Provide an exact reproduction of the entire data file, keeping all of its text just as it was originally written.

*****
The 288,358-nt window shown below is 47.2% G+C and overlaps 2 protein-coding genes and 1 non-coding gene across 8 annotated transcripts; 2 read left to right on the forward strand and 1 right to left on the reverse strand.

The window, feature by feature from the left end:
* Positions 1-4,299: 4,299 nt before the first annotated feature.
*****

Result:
The 288,358-nt window shown below is 47.2% G+C and overlaps 2 protein-coding genes and 1 non-coding gene across 8 annotated transcripts; 2 read left to right on the forward strand and 1 right to left on the reverse strand.

The window, feature by feature from the left end:
* Positions 1-4,299: 4,299 nt before the first annotated feature.